By LouAnn Lofton
Imagine you’re a Harvard-trained neuroscientist, having spent years researching how our brains work and studying what can go awry with them. You’ve built a very fulfilling and fruitful career — and life — along the way. Now, you wake up one morning at the age of 37, and over the course of four critical hours, realize that you are suffering from a stroke. Your repository of insights into the brain allows you to analyze what’s going on, even as your left brain loses cognitive function.
Author and scientist Jill Bolte Taylor takes us on a first-hand account of just this very scenario. In December 1996, she suffered an anteriovenous malformation (AVM), a rare form of stroke that, in her case, caused a massive hemorrhage on the left side of her brain.
In fascinating detail, Taylor recounts what it felt like to gradually lose the analytical powers of her left brain, while simultaneously recognizing that the right side of her brain was becoming dominant. In the book, she offers a quick and painless (really!) look at the two hemispheres of our brains and how they differ. The left is more logical, more concerned with order and time, while the right is more creative, more “in the moment,” and makes us feel connected to the world around us. As she felt her left brain go, Taylor was amazed at how it felt to live primarily in her right brain. She describes it as “nirvana,” and writes that she felt completely at peace with what was happening to her.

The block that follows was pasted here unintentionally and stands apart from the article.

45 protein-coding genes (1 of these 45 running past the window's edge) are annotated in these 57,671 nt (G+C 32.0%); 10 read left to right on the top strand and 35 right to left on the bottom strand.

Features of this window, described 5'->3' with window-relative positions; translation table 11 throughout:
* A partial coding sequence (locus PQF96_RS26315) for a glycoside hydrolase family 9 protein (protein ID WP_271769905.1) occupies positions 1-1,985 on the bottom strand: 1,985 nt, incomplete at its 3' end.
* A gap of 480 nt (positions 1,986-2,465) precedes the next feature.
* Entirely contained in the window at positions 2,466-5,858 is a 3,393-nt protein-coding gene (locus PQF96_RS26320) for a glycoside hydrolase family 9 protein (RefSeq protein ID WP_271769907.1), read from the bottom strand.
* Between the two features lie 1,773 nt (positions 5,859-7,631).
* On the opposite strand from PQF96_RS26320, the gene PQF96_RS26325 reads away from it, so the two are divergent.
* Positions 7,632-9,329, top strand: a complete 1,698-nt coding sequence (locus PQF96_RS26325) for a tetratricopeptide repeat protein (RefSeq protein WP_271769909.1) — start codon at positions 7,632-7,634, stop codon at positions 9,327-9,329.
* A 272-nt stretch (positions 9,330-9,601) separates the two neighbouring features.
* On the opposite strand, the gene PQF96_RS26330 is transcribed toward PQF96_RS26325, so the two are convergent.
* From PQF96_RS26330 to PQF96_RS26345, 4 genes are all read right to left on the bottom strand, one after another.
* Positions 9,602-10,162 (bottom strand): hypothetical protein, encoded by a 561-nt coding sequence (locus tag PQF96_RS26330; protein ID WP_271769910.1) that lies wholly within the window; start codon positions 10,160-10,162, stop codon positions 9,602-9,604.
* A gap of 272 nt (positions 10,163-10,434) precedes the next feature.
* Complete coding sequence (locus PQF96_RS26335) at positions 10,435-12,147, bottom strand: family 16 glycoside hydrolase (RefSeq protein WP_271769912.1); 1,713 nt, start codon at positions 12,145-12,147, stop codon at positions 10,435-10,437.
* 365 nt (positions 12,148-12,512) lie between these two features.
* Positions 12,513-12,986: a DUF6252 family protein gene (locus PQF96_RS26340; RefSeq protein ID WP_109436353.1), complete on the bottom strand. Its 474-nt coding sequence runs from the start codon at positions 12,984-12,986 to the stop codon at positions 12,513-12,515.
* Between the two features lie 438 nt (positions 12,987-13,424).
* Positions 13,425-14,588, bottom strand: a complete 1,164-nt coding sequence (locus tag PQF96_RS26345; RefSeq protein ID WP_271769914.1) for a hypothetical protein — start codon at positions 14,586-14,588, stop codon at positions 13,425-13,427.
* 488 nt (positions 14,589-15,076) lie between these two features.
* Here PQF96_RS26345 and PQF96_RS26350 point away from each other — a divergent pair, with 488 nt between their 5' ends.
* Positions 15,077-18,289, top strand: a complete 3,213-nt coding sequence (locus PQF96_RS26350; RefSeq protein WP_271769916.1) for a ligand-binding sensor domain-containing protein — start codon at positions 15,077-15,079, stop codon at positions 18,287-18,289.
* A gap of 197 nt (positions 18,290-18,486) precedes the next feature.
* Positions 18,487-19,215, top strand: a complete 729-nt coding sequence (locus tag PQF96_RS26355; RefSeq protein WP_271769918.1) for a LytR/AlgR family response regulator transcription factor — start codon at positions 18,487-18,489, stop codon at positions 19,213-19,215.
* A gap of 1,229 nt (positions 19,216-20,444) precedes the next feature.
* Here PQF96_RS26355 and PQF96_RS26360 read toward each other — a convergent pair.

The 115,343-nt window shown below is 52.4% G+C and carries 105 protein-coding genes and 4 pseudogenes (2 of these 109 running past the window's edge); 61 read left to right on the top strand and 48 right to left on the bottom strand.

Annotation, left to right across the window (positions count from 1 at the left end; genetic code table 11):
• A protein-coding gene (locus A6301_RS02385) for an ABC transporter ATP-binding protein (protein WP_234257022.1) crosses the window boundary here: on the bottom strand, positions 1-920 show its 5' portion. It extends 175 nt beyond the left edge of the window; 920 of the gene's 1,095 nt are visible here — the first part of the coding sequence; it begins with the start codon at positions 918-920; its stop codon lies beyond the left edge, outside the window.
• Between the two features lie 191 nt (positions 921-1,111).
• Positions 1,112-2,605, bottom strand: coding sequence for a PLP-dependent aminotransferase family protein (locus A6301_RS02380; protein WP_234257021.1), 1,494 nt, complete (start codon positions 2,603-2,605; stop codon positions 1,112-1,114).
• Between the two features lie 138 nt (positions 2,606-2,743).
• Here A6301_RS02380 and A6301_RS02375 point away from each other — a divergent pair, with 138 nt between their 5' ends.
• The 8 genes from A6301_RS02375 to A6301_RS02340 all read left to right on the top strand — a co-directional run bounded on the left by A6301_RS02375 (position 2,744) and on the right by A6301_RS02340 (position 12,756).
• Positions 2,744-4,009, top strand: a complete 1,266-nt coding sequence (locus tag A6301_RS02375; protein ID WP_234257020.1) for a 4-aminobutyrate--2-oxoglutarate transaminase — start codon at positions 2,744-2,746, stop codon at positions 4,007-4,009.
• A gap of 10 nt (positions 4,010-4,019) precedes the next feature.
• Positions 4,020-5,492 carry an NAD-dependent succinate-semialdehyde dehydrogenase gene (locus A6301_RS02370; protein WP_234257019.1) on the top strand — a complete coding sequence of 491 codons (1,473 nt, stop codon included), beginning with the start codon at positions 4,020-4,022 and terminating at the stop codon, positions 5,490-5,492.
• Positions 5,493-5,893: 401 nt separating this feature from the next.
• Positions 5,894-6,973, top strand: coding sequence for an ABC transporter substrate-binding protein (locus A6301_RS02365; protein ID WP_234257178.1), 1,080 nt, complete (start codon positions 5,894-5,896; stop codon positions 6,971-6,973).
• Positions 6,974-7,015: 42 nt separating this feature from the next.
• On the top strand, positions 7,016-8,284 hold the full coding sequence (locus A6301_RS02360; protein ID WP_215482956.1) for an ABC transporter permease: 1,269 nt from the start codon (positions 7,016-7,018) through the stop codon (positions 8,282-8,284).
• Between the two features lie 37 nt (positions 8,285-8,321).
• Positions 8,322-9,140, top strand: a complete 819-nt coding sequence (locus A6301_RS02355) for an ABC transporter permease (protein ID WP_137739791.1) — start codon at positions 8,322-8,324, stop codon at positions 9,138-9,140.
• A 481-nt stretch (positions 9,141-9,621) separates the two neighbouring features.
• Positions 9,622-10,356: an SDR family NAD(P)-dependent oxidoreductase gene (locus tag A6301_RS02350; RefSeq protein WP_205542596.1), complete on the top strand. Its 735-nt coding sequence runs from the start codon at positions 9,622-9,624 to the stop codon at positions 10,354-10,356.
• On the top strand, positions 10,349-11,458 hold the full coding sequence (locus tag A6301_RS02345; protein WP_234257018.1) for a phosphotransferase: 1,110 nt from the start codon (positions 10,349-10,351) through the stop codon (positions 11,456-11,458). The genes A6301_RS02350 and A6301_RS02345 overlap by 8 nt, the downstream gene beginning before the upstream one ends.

Taylor spent eight grueling years recovering from her stroke, having to relearn everything from knowing that you need to put on your socks before your shoes (a left brain injury means you don’t realize the order for things like that) to learning how to read all over again. She was relentless in her pursuit, determined to regain all of the cognitive function she’d lost, and was surrounded with loving friends and family who helped her.
In addition to being an inspirational read, My Stroke of Insight would also help anyone with a family member or friend recovering from a stroke. Taylor lays out how she herself recovered, what helped her, and, perhaps more importantly, what didn’t. She provides concrete suggestions for effective rehabilitation, including specifics about how stroke victims are treated.
Educational, entertaining, and engaging, anyone interested in the brain (or just an amazing story) would enjoy this book.
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